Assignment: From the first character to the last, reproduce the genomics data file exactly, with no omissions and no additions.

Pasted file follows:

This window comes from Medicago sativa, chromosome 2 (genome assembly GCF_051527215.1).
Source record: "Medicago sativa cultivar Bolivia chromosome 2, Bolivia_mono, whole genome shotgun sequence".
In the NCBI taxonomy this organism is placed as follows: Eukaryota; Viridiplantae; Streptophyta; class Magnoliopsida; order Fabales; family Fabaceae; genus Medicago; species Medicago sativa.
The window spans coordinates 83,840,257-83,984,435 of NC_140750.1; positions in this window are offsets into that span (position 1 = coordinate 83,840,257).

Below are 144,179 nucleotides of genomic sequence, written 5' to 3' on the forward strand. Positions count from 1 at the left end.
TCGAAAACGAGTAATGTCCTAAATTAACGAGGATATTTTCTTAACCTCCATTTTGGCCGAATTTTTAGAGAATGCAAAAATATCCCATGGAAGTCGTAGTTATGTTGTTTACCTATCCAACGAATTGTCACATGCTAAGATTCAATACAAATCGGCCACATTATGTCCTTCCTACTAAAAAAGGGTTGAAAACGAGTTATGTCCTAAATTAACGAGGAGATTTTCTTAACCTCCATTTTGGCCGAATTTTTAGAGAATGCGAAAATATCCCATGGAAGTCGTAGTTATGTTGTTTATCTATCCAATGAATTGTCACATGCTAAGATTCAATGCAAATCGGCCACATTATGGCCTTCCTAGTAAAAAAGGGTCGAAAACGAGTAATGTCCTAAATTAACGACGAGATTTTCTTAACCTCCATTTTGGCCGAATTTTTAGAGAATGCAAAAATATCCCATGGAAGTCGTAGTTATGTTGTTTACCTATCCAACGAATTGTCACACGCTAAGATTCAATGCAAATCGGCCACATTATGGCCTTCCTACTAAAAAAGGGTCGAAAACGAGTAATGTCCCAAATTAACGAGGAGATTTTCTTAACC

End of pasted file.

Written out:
This window comes from Medicago sativa, chromosome 2 (genome assembly GCF_051527215.1).
Source record: "Medicago sativa cultivar Bolivia chromosome 2, Bolivia_mono, whole genome shotgun sequence".
In the NCBI taxonomy this organism is placed as follows: Eukaryota; Viridiplantae; Streptophyta; class Magnoliopsida; order Fabales; family Fabaceae; genus Medicago; species Medicago sativa.
The window spans coordinates 83,840,257-83,984,435 of NC_140750.1; positions in this window are offsets into that span (position 1 = coordinate 83,840,257).

Below are 144,179 nucleotides of genomic sequence, written 5' to 3' on the forward strand. Positions count from 1 at the left end.
TCGAAAACGAGTAATGTCCTAAATTAACGAGGATATTTTCTTAACCTCCATTTTGGCCGAATTTTTAGAGAATGCAAAAATATCCCATGGAAGTCGTAGTTATGTTGTTTACCTATCCAACGAATTGTCACATGCTAAGATTCAATACAAATCGGCCACATTATGTCCTTCCTACTAAAAAAGGGTTGAAAACGAGTTATGTCCTAAATTAACGAGGAGATTTTCTTAACCTCCATTTTGGCCGAATTTTTAGAGAATGCGAAAATATCCCATGGAAGTCGTAGTTATGTTGTTTATCTATCCAATGAATTGTCACATGCTAAGATTCAATGCAAATCGGCCACATTATGGCCTTCCTAGTAAAAAAGGGTCGAAAACGAGTAATGTCCTAAATTAACGACGAGATTTTCTTAACCTCCATTTTGGCCGAATTTTTAGAGAATGCAAAAATATCCCATGGAAGTCGTAGTTATGTTGTTTACCTATCCAACGAATTGTCACACGCTAAGATTCAATGCAAATCGGCCACATTATGGCCTTCCTACTAAAAAAGGGTCGAAAACGAGTAATGTCCCAAATTAACGAGGAGATTTTCTTAACC